He’s right. Team doctors allow their players to get second opinions. In difficult cases, they often encourage it. With players often changing teams every few years, they often have relationships with other doctors. Add in the millions of dollars they could lose if an injury lingers, and players get second opinions now more than ever. Team doctors just want the best options available to treat the player and help him make the best decision for his health.
The Spurs deny a rift between Kawhi and the team
The team denies reports of a rift with its star. “There is no issue between the Spurs organization and Kawhi,” Buford told reporters. And the normally quiet Leonard has stayed that way, not once talking about his injury in the media or on social media. Rumors persist that these behind-the-scenes issues are real, which could lead to him leaving the team in the near future.
How the Kawhi Leonard saga differs from most athlete-doctor disputes
What’s really interesting to me is that this drama is the opposite of what we usually hear. Athletes often claim team doctors push them to play through an injury, even when they aren’t ready, because they are employed by the team and will do what the coach and management want.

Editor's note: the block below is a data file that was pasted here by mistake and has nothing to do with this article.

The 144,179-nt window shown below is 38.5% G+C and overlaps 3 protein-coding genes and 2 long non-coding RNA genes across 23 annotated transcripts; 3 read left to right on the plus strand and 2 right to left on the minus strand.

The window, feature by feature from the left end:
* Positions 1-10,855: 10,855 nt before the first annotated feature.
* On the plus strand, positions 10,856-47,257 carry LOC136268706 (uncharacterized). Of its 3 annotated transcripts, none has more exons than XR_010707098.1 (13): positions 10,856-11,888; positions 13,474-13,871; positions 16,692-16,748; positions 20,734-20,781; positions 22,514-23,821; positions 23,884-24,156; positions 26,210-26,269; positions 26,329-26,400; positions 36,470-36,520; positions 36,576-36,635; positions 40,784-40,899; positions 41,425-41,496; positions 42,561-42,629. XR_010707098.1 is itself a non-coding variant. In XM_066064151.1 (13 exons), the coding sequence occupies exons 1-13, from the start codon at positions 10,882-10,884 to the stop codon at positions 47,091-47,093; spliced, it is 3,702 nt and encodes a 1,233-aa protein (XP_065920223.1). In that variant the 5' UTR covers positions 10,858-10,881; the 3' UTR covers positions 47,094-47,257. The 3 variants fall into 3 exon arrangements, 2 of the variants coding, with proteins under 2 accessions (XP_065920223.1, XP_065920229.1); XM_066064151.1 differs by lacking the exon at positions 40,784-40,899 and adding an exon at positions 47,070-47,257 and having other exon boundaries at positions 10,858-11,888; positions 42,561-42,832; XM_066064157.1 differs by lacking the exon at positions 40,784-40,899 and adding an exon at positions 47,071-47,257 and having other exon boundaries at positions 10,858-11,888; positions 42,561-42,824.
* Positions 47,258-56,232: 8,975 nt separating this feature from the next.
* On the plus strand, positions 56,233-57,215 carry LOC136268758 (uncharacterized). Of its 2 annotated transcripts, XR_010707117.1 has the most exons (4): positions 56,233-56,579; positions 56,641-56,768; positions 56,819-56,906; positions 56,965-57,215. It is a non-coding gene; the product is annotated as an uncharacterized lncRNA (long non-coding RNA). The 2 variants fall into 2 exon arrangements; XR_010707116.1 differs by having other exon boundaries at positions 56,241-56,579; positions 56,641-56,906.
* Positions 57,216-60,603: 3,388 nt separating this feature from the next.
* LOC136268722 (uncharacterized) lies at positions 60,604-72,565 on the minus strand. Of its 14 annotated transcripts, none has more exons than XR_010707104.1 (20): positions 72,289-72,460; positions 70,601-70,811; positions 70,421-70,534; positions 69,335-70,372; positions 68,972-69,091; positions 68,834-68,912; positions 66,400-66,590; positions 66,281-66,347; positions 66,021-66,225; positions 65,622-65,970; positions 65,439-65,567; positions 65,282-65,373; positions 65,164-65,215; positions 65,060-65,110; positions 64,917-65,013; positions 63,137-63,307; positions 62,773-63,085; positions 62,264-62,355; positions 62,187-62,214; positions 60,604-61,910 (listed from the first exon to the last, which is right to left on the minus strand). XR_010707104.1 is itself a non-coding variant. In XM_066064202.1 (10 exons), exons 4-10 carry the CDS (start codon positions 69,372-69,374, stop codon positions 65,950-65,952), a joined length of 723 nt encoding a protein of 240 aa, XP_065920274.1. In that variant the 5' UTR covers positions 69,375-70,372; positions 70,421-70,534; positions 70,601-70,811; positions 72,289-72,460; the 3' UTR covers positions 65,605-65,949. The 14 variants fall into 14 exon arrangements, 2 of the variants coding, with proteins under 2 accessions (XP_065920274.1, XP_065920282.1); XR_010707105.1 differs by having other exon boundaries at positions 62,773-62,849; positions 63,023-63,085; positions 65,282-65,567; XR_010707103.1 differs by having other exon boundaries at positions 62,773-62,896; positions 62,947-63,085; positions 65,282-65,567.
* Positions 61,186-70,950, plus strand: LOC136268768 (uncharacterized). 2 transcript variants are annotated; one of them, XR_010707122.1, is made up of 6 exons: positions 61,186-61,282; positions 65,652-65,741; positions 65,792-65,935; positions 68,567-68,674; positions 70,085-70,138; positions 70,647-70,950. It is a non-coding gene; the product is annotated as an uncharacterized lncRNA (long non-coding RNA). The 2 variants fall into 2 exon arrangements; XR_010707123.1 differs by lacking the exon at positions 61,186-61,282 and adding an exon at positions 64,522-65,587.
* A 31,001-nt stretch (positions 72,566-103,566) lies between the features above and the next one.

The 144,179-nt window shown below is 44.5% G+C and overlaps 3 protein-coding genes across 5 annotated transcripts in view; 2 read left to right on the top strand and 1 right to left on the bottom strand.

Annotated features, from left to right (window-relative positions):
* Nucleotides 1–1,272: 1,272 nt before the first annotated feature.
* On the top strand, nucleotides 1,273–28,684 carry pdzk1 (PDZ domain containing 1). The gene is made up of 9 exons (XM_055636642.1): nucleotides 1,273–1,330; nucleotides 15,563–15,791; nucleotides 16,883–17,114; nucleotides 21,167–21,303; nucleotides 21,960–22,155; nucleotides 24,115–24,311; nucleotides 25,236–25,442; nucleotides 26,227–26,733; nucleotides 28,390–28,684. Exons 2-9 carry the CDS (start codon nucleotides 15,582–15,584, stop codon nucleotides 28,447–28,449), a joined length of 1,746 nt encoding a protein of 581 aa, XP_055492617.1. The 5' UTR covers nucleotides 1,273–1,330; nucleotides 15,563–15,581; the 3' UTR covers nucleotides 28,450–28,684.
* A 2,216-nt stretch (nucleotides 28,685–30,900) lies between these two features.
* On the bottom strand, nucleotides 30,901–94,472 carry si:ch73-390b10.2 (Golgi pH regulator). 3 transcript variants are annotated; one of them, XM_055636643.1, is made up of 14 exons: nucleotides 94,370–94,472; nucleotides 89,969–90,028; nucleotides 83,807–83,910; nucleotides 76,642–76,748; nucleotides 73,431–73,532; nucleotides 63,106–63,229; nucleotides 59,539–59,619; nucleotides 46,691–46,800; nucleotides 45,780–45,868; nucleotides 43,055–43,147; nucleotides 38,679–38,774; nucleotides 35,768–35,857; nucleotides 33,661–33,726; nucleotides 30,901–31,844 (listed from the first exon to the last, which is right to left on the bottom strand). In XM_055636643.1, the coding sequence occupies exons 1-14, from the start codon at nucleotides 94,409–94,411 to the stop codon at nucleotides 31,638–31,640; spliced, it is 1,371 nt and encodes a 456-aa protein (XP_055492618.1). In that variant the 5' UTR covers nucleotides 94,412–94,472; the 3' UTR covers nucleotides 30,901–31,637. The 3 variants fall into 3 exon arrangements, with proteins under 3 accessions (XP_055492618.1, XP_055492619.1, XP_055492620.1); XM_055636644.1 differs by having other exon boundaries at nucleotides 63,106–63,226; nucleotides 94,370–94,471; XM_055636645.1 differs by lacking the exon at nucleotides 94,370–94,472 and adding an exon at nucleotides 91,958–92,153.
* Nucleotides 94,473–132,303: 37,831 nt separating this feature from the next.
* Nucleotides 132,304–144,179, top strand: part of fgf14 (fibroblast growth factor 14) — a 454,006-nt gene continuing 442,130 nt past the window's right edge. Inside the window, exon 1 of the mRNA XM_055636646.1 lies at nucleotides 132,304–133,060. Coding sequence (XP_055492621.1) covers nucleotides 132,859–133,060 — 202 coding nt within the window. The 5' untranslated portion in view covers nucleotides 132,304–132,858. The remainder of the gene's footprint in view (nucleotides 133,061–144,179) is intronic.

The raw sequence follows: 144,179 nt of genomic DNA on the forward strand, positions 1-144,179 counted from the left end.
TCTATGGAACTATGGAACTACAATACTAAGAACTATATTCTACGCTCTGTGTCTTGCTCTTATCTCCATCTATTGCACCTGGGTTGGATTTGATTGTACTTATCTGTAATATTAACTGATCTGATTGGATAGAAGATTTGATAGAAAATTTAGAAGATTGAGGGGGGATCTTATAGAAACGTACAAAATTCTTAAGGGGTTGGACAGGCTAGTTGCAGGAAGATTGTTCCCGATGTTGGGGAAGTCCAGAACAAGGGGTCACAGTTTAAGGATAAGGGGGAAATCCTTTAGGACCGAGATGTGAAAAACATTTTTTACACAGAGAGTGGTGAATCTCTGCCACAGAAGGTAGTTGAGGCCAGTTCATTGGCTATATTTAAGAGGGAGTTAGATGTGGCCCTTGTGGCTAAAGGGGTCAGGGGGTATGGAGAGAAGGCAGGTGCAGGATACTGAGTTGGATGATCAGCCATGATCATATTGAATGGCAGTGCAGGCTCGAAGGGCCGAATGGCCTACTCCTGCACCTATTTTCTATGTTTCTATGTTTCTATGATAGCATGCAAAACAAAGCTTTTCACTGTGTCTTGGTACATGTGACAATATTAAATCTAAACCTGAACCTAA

There is no organization in any sport more conservative with the health of its players than the Spurs. The team held star Tim Duncan out of the playoffs after an injury in 2000 despite him wanting to play. Popovich even started the trend to rest star players for regular season games, getting a $250,000 fine for doing it for a national TV game.
It’s just not like this team to push one of its players to come back too soon. “It’s not the philosophy of the Spurs,” point guard Tony Parker said. “Everybody knows that the Spurs, as an organization, will do anything for you to be safe, and to prolong your career. That’s the philosophy, not to rush anybody. So he’ll come back whenever he thinks he’s ready.”
Maybe this is just media-driven gossip with no real truth behind it. It could also be a sign of a team, its medical staff and its star player caught in a difficult situation with no clear solution in sight.
Note: A modified version of this article appears as my sports medicine column in the February 26, 2018 issue of The Post and Courier.
Spurs’ Kawhi Leonard has final say on return, opts to remain out. By Adrian Wojnarowski.
ESPN.com. February 25, 2018.
Time for Leonard to end the drama. By Mike Finger. San Antonio Express-News. February 23, 2018
Kawhi Leonard and the Spurs Could Be Headed for a Messy Divorce. The Big Lead. USA Today Sports. By: Henry McKenna. February 22, 2018.
Kawhi likely out for rest of season, Pop says. Michael C. Wright. ESPN.com. February 21, 2018.
Kawhi Leonard’s season could be over. Could he also be done with the Spurs? By Tim Bontemps. Washington Post. February 21, 2018.
Drama club? Pop says ‘nothing to talk about’. Michael C. Wright. ESPN.com. January 23, 2018.
Sources: Kawhi’s rehab saga creating rift. By Adrian Wojnarowski and Michael C. Wright. ESPN.com. January 22, 2018
Spurs go ‘conservative,’ to sit Kawhi indefinitely. By Ian Begley and Michael C. Wright. ESPN.com. January 18, 2018.